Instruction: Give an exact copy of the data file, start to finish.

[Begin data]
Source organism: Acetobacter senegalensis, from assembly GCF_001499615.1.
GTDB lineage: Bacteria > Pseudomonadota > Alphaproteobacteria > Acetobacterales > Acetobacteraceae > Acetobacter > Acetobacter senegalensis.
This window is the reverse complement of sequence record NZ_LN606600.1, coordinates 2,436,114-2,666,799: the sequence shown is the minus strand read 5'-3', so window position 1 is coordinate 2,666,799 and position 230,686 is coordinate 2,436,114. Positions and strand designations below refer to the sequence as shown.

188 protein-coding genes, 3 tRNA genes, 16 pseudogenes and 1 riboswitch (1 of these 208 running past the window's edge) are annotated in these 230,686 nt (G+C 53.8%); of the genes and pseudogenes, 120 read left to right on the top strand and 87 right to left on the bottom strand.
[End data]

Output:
Source organism: Acetobacter senegalensis, from assembly GCF_001499615.1.
GTDB lineage: Bacteria > Pseudomonadota > Alphaproteobacteria > Acetobacterales > Acetobacteraceae > Acetobacter > Acetobacter senegalensis.
This window is the reverse complement of sequence record NZ_LN606600.1, coordinates 2,436,114-2,666,799: the sequence shown is the minus strand read 5'-3', so window position 1 is coordinate 2,666,799 and position 230,686 is coordinate 2,436,114. Positions and strand designations below refer to the sequence as shown.

188 protein-coding genes, 3 tRNA genes, 16 pseudogenes and 1 riboswitch (1 of these 208 running past the window's edge) are annotated in these 230,686 nt (G+C 53.8%); of the genes and pseudogenes, 120 read left to right on the top strand and 87 right to left on the bottom strand.